There’s a lot to hate about Dwarf Fortress. The ASCII graphics, the learning curve, the lack of a definite goal. It’s a game that doesn’t welcome newcomers. It’s a challenge to learn the controls, to survive; it’s even a challenge to understand what’s going on. But for every difficulty you overcome, you’re rewarded with something rich and worthwhile.
You begin Dwarf Fortress by generating a world. Once the world is created, it begins its history. Forests grow, rivers wear down mountains, and civilisations are created and destroyed. The first thing to do is to find a location to start your fortress. Ideally somewhere with plenty of trees and water, and without evil creatures that love to kill dwarves.
Once you’ve chosen your starting location, you’ll begin with a group of dwarves and a wagon. It is your job to turn this meager band of travelers into a thriving dwarf fortress. You do this by issuing commands to your dwarves (though they might not always listen). You’ll need to begin by carving your way into your surroundings and setting up a small home.
From here it’s really up to you. The beauty of Dwarf Fortress lies in the freedom it gives you to do whatever you want. This game is, at its core, a simulator. It’s a game which simulates a world inhabited by dwarves, elves, and other creatures. Everything about the world is simulated, from the epic history of its civilisations to the wants and needs of the individual creatures which inhabit it.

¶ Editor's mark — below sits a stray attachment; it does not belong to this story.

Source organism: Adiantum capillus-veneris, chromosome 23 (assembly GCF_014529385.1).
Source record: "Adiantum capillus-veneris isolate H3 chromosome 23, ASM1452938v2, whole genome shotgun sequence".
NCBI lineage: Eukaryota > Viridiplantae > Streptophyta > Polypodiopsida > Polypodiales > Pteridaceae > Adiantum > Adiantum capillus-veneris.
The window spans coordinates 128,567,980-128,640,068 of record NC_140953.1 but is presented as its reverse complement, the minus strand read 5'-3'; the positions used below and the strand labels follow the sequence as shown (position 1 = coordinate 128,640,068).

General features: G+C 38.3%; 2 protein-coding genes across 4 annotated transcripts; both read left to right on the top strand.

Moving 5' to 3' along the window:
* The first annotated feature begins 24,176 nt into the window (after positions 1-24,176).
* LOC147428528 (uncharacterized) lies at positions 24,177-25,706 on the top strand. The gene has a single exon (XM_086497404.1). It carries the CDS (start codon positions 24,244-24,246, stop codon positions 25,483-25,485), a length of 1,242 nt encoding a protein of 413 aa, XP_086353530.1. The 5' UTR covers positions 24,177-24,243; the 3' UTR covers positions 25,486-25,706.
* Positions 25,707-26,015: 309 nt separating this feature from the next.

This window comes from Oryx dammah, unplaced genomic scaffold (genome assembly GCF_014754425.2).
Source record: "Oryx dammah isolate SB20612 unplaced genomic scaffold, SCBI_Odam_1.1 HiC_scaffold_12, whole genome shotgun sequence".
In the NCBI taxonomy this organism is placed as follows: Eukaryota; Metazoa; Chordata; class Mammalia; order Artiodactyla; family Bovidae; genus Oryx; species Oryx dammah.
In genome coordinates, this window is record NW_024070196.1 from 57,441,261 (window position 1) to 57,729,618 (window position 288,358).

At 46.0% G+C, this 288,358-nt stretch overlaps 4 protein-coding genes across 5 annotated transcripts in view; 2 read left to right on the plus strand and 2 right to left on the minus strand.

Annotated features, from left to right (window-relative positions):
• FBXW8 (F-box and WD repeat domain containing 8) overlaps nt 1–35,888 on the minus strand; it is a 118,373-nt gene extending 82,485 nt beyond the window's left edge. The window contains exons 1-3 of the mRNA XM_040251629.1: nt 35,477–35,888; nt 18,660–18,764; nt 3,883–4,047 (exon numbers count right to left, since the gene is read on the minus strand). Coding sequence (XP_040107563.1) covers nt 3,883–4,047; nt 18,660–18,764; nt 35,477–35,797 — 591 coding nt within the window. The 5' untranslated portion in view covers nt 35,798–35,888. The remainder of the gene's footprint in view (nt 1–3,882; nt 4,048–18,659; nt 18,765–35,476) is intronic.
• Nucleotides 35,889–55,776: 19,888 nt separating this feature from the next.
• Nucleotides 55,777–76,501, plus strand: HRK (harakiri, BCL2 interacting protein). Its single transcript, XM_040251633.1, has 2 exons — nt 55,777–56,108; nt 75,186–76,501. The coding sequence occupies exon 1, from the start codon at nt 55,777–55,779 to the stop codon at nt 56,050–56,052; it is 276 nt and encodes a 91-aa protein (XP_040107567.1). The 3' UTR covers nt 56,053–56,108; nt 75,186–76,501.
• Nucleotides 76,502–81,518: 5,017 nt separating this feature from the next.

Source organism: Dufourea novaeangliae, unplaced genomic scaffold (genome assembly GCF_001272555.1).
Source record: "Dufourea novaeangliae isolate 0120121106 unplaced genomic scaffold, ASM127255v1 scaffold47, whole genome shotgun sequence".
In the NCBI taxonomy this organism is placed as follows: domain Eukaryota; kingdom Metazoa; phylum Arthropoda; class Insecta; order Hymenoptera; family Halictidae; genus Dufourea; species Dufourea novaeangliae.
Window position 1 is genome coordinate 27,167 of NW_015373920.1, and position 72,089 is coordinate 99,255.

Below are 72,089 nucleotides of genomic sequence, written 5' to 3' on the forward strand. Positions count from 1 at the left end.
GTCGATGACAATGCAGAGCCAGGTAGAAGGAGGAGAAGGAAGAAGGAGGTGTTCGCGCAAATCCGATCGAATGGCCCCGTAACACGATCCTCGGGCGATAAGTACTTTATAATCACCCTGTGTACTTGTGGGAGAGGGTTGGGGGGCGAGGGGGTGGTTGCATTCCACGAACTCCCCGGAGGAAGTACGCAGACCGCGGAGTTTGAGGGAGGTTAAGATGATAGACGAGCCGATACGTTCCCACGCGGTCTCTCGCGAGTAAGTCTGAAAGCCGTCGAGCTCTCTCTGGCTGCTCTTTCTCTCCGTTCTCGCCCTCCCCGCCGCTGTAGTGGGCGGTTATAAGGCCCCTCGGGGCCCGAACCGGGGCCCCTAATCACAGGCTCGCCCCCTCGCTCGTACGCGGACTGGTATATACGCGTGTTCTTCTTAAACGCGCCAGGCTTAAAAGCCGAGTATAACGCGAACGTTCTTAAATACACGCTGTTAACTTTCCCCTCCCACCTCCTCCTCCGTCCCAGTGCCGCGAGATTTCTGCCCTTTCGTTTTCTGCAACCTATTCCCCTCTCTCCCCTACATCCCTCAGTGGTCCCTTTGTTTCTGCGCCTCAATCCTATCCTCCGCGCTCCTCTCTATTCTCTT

The scope of this game is far too much for any screenshot, review, or let’s play to cover. It’s too much for several hours of playing to cover. There really is no end to the things you can do, and the fun lies in creating worlds and societies over and over again. The phrase “Losing is Fun” is built into the game, and players have to accept that every fortress will fall. How and when this happens comes down to how you play, and the events that happen in the world. You’re often at the mercy of cruel forces bent on your destruction. You’ll need to fight off goblin raids, titans, and megabeasts. You’ll also need to keep your dwarves from going insane and killing each other. All of this makes for a game which is always new, exciting, and difficult.
Dwarf Fortress has a dedicated cult following, but many players feel that the game’s progression is held back by its primitive graphics, interface, and control system. The amount of time that needs to be invested in order to play the game properly can be off putting. But for those that enjoy the game, the difficulty and learning curve are necessary parts of a game that’s as complex as Dwarf Fortress. If you’re willing to commit some time to it, this game can be hugely rewarding.
TL:DR: Dwarf Fortress is a game which simulates a civilisation of dwarves. You need to find food, water, and alcohol to keep your dwarves alive and working. You can mine, construct traps, build furniture and form a militia as you expand your fortress.